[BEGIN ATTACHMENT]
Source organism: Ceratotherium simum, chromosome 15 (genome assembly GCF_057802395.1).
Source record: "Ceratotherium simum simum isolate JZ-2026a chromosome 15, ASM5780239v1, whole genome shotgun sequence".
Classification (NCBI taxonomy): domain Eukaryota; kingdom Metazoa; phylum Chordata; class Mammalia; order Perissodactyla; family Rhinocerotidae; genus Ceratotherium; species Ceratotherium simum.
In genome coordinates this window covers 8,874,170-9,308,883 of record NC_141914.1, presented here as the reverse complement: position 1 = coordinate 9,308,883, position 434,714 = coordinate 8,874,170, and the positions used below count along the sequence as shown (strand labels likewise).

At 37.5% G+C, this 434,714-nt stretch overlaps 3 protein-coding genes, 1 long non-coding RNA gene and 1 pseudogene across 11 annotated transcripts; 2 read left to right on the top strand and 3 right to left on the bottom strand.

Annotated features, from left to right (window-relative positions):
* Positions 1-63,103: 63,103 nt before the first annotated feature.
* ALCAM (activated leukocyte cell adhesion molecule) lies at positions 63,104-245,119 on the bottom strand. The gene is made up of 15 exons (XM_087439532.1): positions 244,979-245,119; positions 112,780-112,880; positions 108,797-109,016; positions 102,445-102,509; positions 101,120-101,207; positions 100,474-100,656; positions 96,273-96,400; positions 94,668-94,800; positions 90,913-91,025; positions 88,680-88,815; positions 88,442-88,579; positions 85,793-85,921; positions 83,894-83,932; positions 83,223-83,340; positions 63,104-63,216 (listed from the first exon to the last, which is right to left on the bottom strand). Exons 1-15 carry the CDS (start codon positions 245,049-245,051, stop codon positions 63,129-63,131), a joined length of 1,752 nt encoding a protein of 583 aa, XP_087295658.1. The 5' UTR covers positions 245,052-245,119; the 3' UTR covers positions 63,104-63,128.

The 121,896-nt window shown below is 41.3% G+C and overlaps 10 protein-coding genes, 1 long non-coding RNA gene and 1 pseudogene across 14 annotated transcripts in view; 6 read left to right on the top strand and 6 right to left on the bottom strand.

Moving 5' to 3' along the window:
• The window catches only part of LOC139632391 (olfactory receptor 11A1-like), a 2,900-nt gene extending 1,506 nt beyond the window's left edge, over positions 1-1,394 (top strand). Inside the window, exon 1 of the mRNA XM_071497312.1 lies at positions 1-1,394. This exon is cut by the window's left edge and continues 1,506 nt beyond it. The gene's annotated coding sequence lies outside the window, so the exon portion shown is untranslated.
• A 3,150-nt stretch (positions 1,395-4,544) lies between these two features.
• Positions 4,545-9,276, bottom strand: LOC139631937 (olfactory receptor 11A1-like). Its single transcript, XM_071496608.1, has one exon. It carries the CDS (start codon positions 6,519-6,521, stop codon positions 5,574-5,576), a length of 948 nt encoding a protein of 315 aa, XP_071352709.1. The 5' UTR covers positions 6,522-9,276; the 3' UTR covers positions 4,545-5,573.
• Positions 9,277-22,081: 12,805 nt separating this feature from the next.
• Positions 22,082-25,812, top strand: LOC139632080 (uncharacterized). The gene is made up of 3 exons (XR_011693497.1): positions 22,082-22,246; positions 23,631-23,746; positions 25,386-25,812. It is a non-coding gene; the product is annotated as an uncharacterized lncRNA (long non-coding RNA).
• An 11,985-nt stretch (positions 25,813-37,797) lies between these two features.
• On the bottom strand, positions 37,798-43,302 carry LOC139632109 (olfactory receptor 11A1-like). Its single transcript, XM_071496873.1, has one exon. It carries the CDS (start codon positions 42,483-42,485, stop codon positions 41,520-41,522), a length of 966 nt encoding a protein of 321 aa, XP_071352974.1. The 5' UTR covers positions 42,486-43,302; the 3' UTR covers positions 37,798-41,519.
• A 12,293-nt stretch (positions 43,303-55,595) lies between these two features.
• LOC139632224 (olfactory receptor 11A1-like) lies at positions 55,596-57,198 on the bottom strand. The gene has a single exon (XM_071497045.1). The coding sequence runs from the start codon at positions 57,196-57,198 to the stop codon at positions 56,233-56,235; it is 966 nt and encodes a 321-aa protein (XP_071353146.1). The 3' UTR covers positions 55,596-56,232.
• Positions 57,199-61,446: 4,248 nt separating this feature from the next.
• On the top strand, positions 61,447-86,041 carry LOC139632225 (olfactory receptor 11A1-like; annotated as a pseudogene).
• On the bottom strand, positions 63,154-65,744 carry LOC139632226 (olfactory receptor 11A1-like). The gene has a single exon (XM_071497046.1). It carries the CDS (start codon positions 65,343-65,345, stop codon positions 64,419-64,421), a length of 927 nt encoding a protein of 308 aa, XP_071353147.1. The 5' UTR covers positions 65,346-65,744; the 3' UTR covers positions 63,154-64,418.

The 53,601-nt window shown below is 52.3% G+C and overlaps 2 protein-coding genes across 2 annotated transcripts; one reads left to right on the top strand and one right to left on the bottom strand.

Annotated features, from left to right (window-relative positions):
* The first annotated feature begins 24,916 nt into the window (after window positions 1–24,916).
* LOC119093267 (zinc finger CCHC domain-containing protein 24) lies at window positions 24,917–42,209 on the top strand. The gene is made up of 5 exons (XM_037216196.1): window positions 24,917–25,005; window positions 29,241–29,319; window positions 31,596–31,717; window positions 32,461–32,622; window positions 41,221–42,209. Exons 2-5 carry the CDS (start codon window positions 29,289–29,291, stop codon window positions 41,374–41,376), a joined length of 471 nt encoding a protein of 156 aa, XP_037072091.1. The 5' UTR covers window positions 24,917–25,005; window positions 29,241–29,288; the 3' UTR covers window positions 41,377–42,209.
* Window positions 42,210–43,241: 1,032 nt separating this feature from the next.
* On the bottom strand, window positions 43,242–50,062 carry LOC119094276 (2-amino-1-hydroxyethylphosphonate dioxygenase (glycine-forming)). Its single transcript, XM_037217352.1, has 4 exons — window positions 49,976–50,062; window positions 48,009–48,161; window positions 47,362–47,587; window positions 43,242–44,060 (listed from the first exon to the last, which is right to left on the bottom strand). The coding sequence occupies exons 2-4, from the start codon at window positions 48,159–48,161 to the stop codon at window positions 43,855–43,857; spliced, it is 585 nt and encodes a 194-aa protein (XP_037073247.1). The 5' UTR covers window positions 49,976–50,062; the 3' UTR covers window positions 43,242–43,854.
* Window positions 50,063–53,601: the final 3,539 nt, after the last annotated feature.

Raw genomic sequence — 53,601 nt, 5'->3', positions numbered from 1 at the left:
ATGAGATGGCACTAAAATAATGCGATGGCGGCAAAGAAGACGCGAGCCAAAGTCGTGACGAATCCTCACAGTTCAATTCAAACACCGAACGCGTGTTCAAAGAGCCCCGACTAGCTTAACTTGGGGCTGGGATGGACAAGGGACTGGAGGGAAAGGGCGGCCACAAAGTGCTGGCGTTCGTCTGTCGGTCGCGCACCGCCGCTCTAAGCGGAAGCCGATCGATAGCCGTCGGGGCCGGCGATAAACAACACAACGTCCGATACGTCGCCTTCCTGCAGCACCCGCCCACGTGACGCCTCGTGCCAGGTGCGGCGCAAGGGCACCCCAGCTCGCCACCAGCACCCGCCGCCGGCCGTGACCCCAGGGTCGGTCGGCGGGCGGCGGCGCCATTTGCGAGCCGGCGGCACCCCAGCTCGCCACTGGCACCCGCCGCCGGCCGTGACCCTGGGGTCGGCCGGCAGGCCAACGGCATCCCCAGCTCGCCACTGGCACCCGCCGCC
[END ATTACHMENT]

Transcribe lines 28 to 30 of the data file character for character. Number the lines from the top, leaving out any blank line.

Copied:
* On the bottom strand, window positions 43,242–50,062 carry LOC119094276 (2-amino-1-hydroxyethylphosphonate dioxygenase (glycine-forming)). Its single transcript, XM_037217352.1, has 4 exons — window positions 49,976–50,062; window positions 48,009–48,161; window positions 47,362–47,587; window positions 43,242–44,060 (listed from the first exon to the last, which is right to left on the bottom strand). The coding sequence occupies exons 2-4, from the start codon at window positions 48,159–48,161 to the stop codon at window positions 43,855–43,857; spliced, it is 585 nt and encodes a 194-aa protein (XP_037073247.1). The 5' UTR covers window positions 49,976–50,062; the 3' UTR covers window positions 43,242–43,854.
* Window positions 50,063–53,601: the final 3,539 nt, after the last annotated feature.

Raw genomic sequence — 53,601 nt, 5'->3', positions numbered from 1 at the left: